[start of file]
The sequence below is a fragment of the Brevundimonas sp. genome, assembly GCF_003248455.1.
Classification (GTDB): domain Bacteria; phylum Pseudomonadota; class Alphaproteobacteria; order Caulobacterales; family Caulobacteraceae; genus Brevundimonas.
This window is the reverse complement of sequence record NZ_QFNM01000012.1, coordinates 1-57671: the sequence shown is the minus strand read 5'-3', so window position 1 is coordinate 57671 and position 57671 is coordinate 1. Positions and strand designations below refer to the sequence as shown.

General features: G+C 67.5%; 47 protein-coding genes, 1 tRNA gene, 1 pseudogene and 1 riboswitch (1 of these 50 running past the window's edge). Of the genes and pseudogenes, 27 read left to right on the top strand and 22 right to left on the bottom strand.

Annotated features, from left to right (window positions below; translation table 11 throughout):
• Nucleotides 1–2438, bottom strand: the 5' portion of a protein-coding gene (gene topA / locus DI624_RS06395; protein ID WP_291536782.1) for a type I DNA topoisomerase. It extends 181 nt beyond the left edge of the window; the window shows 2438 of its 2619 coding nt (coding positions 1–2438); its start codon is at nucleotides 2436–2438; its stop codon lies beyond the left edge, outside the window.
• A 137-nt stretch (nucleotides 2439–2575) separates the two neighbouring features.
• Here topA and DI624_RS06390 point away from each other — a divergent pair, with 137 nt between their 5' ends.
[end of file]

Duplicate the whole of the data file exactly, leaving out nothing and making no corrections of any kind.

The sequence below is a fragment of the Brevundimonas sp. genome, assembly GCF_003248455.1.
Classification (GTDB): domain Bacteria; phylum Pseudomonadota; class Alphaproteobacteria; order Caulobacterales; family Caulobacteraceae; genus Brevundimonas.
This window is the reverse complement of sequence record NZ_QFNM01000012.1, coordinates 1-57671: the sequence shown is the minus strand read 5'-3', so window position 1 is coordinate 57671 and position 57671 is coordinate 1. Positions and strand designations below refer to the sequence as shown.

General features: G+C 67.5%; 47 protein-coding genes, 1 tRNA gene, 1 pseudogene and 1 riboswitch (1 of these 50 running past the window's edge). Of the genes and pseudogenes, 27 read left to right on the top strand and 22 right to left on the bottom strand.

Annotated features, from left to right (window positions below; translation table 11 throughout):
• Nucleotides 1–2438, bottom strand: the 5' portion of a protein-coding gene (gene topA / locus DI624_RS06395; protein ID WP_291536782.1) for a type I DNA topoisomerase. It extends 181 nt beyond the left edge of the window; the window shows 2438 of its 2619 coding nt (coding positions 1–2438); its start codon is at nucleotides 2436–2438; its stop codon lies beyond the left edge, outside the window.
• A 137-nt stretch (nucleotides 2439–2575) separates the two neighbouring features.
• Here topA and DI624_RS06390 point away from each other — a divergent pair, with 137 nt between their 5' ends.